What Does a Robust Serverless Architecture Look Like?
Everything has its quirks if not designed properly
Serverless is one of the latest industry buzzwords — but, like anything in tech, if it’s not set up properly, your development investments can collapse like a house of cards.
All the major cloud players now offer some sort of serverless architecture support — AWS with Lambda, Google with Cloud Functions and, Microsoft with Azure Functions. The open-sourced and free Serverless framework is also designed and created to help developers automate their processes and create better serverless code.
The rationale behind serverless is that it’s event-driven with the ability to scale automatically without the need for infrastructure setup or intervention. But the question that’s not asked often enough is this: What does a robust serverless architecture look like?
Consolidated, Isolated, and Event-Driven by Nature
It’s easy to fall into the trappings of writing a function for anything imaginable. When it comes to serverless, it’s easy to boot up a function that performs a job. That job can be activated through an automated chron job, triggered through gateways, data changes, and code pipeline activities.
While this sounds fantastic for isolated cases, larger applications in a serverless environment require the architect to look at the overall set of expected events and design functions as a modular network.
In a way, building apps in a serverless manner is a deconstructed approach to software development. It can be booted up in parts without dependencies and deliver rapid problem-solving solutions.
A robust serverless architecture enforces a certain code condensation and modularity in order to minimize interdependence. Its statelessness disconnects the functions from one another and a persistent data source becomes a single space for truthiness.
Chaining functions can cause a serial domino effect if something fails. A parallel approach to the relationship between functions mitigates this risk.
Take a look at the diagrams below, for example:
The above process flow is a default that some of us can fall into when creating serverless code. This is because it’s easy to think in a traditional dependency injection model where one function triggers another. We may put in a recursion if the requirements make sense. However, when applied to serverless applications, a break in the flow can ultimately cause a break for the outcome with no contingency plan.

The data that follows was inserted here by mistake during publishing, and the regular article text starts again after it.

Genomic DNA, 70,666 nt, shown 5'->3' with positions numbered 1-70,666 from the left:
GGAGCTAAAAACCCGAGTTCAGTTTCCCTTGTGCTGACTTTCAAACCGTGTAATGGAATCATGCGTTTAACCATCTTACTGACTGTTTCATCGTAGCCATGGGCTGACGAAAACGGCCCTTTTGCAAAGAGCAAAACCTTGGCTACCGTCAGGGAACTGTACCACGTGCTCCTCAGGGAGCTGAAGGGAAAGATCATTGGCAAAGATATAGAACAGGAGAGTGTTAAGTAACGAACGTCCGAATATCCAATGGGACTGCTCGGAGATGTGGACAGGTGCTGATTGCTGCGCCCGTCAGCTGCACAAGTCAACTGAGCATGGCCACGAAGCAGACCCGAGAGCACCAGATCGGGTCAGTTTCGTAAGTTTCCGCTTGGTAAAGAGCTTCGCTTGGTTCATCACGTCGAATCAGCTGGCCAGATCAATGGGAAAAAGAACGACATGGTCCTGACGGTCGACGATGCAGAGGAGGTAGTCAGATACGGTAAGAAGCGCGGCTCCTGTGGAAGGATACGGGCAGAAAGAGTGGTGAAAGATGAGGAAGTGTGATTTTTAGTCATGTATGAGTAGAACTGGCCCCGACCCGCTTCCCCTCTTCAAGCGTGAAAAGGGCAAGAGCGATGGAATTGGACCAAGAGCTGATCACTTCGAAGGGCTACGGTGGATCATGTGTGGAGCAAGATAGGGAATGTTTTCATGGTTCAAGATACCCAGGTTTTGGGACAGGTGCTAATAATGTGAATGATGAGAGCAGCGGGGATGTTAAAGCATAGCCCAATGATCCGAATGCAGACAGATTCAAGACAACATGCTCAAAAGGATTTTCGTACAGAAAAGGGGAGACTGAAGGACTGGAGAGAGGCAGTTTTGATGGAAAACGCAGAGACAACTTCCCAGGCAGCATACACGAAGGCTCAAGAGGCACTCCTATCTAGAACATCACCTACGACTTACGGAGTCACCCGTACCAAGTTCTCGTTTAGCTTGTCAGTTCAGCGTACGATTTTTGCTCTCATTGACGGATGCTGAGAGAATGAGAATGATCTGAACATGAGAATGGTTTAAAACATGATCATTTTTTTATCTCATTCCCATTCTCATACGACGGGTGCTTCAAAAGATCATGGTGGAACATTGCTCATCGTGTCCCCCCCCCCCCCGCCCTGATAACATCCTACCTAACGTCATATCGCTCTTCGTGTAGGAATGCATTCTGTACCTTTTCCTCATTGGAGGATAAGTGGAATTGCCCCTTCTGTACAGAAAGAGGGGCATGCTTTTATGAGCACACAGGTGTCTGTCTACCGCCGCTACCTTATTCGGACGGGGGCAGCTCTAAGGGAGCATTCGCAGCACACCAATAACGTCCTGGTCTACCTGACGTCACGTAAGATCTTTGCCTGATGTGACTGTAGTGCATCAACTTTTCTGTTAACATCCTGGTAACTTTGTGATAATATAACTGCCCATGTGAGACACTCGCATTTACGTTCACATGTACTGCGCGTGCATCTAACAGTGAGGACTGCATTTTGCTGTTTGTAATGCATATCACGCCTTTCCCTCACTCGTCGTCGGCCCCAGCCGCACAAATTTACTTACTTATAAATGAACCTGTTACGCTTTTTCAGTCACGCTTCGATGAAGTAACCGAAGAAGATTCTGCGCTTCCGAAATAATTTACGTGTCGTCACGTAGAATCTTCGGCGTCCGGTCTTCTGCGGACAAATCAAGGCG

This is because a serial approach doesn’t satisfy the need for each function to be truly independent. The trigger for the above approach is a serverless function calling another, meaning that it has the potential to pass data along the pipeline without validation or proper state management.
Take a look at the following diagram. It has the same three serverless function but they’re connected to one another via a stateful trigger.
This methodology may appear more complex but if you look at where the potential breaking points are, they are based on the triggers and not the function.
When recursions are implemented, the trigger is based on something persistent, rather than a transient space where you risk losing the output.
The architecture also allows for multiple pieces of code to run. Serverless and its associated tableless data storage are cheap. In part, this is because its inception is designed with high volume usage.
While the first diagram runs one function at a time in order to trigger the other, therefore appearing to use less computational power, the second diagram allows for two functions to run in an isolated manner but remain connected through the data triggers.
When it comes to a robust serverless architecture, the structure of code rests on a developer’s ability to create isolated solutions for a bigger picture. The code is often functional in nature as reusability rests on its ability to process data without class-based blueprints.
A robust serverless architecture for larger software takes where the potential breaks are and where data could be lost into consideration. By centralizing triggers around permanency, it solves this issue and reduces the risk caused by the transient nature of serverless.
Functional parallelism is one of the architectural methods that can be used for a robust serverless architecture. When it comes to triggers, implementing permanency is a good practice for data protection and validations. It’s also a way to deal with the expected statelessness of serverless.
Co-authored with Dave Wesley, SRG Software.